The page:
Two small bits of news last week showed how precarious – and revolutionary – digital convergence can be. One was that of WorldSpace radio filing for bankruptcy protection – with the promise to sustain its satellite-based services at cheaper rates – and the other was direct-to-home (DTH) player Tata Sky starting to offer downloads of programmes so you can watch it at your convenience, with a substantial 160 GB memory to hold your content.
Now, WorldSpace has been rechristened 1WorldSpace and has done a remarkable job for people like me, offering 24/7 channels on old Hindi film music, Carnatic and Hindustani music and World Music. It has also had mysteriously underused data download channels but I always used to fantasize about the day when I could use a WorldSpace (or any other suitable satellite radio) to download from the sky any content I want anytime. Did you know for instance that Orbit Rock is a rock music channel broadcast from Bangalore through WorldSpace, and caters uniquely to a blend of stuff tailored to local tastes?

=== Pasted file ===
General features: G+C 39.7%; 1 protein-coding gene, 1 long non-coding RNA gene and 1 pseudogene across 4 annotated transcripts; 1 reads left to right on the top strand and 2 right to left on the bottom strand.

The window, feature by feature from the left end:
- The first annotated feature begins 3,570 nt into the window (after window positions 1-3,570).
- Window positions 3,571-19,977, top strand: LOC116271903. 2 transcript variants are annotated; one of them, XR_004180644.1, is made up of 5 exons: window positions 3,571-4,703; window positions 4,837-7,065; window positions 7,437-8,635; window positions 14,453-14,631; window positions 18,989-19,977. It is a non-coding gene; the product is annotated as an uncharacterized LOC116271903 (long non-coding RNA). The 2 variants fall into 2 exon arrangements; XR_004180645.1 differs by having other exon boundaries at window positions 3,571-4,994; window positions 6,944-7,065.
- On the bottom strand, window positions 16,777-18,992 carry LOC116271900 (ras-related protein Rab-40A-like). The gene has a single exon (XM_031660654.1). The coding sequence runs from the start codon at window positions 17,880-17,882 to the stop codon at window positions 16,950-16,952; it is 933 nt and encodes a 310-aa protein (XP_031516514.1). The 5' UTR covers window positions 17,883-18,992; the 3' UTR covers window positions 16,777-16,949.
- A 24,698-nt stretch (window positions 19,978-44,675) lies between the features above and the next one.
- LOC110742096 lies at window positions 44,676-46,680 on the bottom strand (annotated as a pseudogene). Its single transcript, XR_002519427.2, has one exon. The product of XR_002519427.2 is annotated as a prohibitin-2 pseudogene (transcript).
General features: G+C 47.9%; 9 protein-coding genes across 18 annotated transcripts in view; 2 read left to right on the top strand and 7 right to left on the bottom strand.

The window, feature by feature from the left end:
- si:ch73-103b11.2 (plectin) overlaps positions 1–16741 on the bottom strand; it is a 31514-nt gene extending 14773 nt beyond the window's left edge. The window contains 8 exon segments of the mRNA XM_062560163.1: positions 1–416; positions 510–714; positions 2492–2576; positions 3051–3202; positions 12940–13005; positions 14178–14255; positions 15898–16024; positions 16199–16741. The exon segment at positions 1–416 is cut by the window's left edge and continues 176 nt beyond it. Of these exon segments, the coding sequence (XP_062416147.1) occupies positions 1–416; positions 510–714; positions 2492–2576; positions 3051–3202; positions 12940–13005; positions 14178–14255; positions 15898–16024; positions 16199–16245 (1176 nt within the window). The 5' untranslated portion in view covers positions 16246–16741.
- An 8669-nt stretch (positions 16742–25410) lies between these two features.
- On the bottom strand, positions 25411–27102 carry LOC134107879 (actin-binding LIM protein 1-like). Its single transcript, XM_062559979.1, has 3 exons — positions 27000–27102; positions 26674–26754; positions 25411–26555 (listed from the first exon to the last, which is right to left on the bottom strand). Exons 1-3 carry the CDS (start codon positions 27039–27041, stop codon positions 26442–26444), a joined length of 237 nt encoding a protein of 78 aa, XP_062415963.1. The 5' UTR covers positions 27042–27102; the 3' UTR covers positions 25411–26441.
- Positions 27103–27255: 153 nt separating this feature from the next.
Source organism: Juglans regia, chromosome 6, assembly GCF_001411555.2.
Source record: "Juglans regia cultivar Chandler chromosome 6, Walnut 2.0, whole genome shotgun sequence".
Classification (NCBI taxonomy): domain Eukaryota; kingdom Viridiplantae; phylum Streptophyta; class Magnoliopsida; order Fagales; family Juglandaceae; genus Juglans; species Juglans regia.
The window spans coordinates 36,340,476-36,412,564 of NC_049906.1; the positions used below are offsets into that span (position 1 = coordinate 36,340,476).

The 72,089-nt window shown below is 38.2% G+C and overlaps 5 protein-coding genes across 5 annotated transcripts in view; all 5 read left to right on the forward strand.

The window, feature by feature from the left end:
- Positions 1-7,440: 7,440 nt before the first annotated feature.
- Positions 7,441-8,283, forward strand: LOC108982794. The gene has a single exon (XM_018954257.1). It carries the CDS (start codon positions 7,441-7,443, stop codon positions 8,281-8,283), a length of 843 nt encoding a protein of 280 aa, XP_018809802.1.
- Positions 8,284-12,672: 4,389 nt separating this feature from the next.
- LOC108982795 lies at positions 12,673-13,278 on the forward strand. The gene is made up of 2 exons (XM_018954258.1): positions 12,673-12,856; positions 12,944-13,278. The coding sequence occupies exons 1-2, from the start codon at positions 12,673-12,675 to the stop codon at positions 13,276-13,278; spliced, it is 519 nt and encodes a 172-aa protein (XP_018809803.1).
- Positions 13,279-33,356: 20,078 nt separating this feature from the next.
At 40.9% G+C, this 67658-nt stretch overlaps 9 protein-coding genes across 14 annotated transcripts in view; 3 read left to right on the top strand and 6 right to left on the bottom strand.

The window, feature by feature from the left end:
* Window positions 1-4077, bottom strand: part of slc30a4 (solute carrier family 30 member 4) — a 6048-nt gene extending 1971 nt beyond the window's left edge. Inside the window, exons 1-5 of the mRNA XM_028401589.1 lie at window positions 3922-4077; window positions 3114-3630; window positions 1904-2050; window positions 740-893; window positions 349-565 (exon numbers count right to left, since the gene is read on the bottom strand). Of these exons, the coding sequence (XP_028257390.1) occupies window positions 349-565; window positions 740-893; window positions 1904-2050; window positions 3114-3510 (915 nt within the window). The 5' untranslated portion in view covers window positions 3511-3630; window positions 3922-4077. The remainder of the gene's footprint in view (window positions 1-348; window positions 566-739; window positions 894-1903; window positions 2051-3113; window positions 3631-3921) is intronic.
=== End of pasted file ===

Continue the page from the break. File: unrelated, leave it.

WorldSpace is busy getting its price right and also needs to figure out if it can go the Tata Sky way. But it is clear to me that one player or the other, and sooner or later, is bound to offer value-for-money downloads from the sky – of music, talk shows, news, videos, movies, whatever!
The dish and whatever you might call the receiving device in your drawing room are where the game is at. Television, as we knew it, and prime-time, as we knew it, and mass programming, as we knew it, are all fading away like a nice pair of blue jeans. Content might emerge as the king, but a lot needs to be thought about who will pay for it and how.
But it is clear to me that in more ways than one, sky is the limit.